FDA briefing discusses different COVID-19 vaccination regimens

In a recent briefing document released by the United States Food and Drug Administration (US-FDA) ahead of an advisory committee meeting scheduled for January 26, 2023, the national agency suggested that people should get annual coronavirus disease 2019 (COVID-19 ) vaccines. In addition, they proposed a system for updating these vaccines, similar to how flu shots are updated.

Study: Future vaccination regimens for the treatment of COVID-19. Image credit: BaLL LunLa/Shutterstock


To date, the understanding of severe acute respiratory syndrome coronavirus 2 (SARS-CoV-2) immunology is incomplete. As it evolves rapidly and evades vaccine-induced immunity, federal agencies are seeking ways to boost the waning immunity to COVID-19. More importantly, they want to ease people’s ‘pandemic fatigue’ by simplifying vaccination for both healthcare providers and the public. All this at the same time as protection against the ever-evolving SARS-CoV-2 is being expanded.

Thus, there is an urgent need to establish a framework to inform periodic updates of the COVID-19 vaccine composition and recommend ways to simplify the immunization schedule for future vaccination campaigns.

In 2022, the Vaccines and Related Biological Products Advisory Committee (VRBPAC) held two meetings to discuss this framework for updated COVID-19 vaccine and SARS-CoV-2 strain composition for vaccines to be administered in fall 2022. Following these meetings, FDA approved four monovalent COVID-19 vaccines in the United States.

These were two messenger ribonucleic acid (mRNA) COVID-19 vaccines, Spikevax and Comirnaty. In addition, there was Janssen, an adenovirus type 26 vector vaccine, and Novavax.

The upcoming VRBPAC meeting

At the VRBPAC meeting scheduled for January 26, 2023, members will vote on one issue: ways to simplify the composition of currently approved COVID-19 vaccines, their dosing regimens and immunization schedules.

This simplification of vaccine composition should reduce complexity, decrease vaccine administration errors due to the complexity of the number of different vial presentations, and potentially increase vaccine compliance by allowing clearer communication.”


However, this would remain a matter of open debate whether to administer a two-dose series to young children not exposed to SARS-CoV-2, older adults (≥50 years) and immunocompromised individuals with weakened immunity. The remaining individuals will receive a single dose of vaccine, including young children who have received two or more doses of vaccine and older children.

Other meeting goals are to harmonize the strain composition of all COVID-19 vaccines to most likely mRNA vaccines and transition to a single vaccine composition for primary series and booster vaccination. Switching to one vaccine formulation for primary and booster vaccination would further simplify current vaccine use. In all likelihood, it would be a bivalent vaccine using the spike (S) protein of the ancestral SARS-CoV-2 strain and the Omicron BA.4/BA.5 subvariants.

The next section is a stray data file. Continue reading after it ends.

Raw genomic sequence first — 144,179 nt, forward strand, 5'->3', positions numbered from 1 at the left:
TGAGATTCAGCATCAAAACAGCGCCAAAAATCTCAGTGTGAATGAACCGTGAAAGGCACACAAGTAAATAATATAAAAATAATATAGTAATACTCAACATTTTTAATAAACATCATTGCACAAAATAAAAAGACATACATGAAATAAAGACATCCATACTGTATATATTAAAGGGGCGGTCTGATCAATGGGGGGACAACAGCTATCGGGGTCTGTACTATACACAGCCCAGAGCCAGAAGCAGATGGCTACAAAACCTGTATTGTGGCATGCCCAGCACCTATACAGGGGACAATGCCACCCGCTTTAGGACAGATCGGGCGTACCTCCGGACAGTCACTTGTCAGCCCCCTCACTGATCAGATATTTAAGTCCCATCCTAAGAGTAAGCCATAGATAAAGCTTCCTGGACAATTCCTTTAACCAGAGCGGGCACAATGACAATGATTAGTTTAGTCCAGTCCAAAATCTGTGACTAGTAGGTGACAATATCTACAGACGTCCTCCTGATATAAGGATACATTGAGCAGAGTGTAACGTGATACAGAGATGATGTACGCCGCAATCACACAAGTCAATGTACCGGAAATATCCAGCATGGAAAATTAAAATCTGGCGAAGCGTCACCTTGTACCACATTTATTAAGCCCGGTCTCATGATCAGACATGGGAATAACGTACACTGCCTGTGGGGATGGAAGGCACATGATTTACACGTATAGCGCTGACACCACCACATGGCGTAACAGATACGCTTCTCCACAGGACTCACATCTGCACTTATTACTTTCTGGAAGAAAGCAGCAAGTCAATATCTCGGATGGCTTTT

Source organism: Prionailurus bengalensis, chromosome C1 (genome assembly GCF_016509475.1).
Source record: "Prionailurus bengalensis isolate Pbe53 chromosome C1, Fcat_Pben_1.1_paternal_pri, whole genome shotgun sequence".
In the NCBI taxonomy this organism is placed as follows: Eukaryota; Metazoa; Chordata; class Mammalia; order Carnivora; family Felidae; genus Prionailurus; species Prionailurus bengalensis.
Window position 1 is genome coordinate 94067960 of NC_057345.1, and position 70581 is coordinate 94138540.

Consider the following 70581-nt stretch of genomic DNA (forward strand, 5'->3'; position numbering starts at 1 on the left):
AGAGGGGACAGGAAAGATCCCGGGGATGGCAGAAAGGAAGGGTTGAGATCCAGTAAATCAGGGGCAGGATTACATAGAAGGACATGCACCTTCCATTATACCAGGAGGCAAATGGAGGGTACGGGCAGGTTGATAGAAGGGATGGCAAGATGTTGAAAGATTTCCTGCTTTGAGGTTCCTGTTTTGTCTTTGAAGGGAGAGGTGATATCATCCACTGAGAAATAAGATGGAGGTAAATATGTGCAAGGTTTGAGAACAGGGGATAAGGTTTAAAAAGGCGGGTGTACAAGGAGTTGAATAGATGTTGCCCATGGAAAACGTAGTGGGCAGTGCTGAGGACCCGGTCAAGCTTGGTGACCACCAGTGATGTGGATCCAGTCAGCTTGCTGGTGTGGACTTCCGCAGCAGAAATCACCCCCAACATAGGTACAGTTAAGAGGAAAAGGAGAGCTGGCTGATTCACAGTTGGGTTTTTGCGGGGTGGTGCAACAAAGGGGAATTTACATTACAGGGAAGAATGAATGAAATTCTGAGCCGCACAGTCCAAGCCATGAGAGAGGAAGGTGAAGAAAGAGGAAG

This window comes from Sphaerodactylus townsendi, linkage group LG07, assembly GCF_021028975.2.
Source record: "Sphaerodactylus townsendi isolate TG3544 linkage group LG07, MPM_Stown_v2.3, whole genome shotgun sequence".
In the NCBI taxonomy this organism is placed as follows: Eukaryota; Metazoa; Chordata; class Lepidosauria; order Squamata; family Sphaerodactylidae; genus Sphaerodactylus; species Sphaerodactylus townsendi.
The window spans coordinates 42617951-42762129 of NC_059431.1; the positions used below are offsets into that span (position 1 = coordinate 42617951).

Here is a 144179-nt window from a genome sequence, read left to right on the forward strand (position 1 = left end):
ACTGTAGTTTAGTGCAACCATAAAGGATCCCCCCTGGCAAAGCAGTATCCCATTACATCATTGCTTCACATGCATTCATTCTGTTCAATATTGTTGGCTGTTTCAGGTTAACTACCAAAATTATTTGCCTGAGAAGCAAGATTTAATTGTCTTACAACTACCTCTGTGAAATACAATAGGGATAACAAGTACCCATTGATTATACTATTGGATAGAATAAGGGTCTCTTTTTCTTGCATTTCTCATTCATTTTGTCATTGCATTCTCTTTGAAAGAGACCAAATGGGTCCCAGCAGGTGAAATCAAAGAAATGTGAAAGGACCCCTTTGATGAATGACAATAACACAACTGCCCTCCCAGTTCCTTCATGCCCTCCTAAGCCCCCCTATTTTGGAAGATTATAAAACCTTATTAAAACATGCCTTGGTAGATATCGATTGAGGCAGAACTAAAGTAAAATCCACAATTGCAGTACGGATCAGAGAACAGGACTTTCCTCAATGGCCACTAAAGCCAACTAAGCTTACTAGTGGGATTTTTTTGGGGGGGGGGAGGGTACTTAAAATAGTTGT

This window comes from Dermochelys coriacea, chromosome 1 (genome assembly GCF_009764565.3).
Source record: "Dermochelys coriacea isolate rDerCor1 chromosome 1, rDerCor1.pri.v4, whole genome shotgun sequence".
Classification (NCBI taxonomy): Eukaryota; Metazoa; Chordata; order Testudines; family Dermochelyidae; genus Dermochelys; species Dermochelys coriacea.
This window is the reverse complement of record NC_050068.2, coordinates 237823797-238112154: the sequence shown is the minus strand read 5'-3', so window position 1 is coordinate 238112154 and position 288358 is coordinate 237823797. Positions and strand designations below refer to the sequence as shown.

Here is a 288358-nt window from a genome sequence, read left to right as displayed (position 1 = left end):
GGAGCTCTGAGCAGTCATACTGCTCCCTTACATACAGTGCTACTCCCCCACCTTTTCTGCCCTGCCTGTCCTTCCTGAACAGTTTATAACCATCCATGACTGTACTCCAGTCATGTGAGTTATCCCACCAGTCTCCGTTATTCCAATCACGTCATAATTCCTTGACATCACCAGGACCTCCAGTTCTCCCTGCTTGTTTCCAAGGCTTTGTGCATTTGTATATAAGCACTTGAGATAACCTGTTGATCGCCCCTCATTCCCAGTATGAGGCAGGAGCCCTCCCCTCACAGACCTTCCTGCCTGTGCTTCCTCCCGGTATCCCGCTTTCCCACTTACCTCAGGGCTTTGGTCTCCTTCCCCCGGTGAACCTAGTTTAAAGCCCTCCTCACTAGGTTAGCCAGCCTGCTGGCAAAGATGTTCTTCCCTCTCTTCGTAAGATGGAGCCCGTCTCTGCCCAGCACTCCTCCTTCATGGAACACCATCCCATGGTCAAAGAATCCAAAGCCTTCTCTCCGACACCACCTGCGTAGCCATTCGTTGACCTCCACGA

Members will also discuss the design of a process for determining the need for periodic updates of COVID-19 vaccines and the timing of implementing the same. In all likelihood, they will make recommendations for the selection of vaccine strains based on prevalent and expected SARS-CoV-2 variants in June of each year, so that the vaccine will be ready for distribution in September. If the need arises, the FDA may convene an ad hoc strain selection meeting between routine processes to handle a more pathogenic SARS-CoV-2 variant.

Another noteworthy point is that discussions of strain selection would take into account SARS-CoV-2 epidemiology, antigenic characterization of its new strains/mutants, and the results of its surveillance, serology, and vaccine efficacy studies.

There is growing evidence that hybrid immunity confers significant protection against COVID-19. Thus, a simplified immunization schedule to be proposed by the FDA on January 26 appears possible. There are also sufficient data on vaccine immunogenicity from several sources, including vaccine manufacturers, researchers, and observational studies.

It suggests that boosting with bivalent mRNA vaccines elicits enhanced neutralizing antibody responses to Omicron subvariants. They provide adequate protection against symptomatic and severe COVID-19 and related emergency room visits and hospitalization. However, according to FDA officials, this data is difficult to sift through due to several factors, e.g. different populations assessed, different assays used and limited sample size.


To summarize, several factors created confusion regarding COVID-19 vaccination uptake and administration in the United States. Communications from US federal agencies changed rapidly due to multiple COVID-19 vaccine formulations, different immunization schedules for different population subgroups, and varying vaccine formulations for primary vaccination series and booster doses.

To deal with this situation, a data-driven approach like the one previously used to update the composition of flu vaccines could help. Thus, the FDA is coming up with a proposal to evaluate SARS-CoV-2 strains at least once a year and engage VRBPAC in early June each year to select vaccine strains for the upcoming fall season. It will ensure timely implementation of updated COVID-19 vaccines no later than September each year.

FDA briefing discusses different COVID-19 vaccination regimens

Leave a Reply

Your email address will not be published.

Scroll to top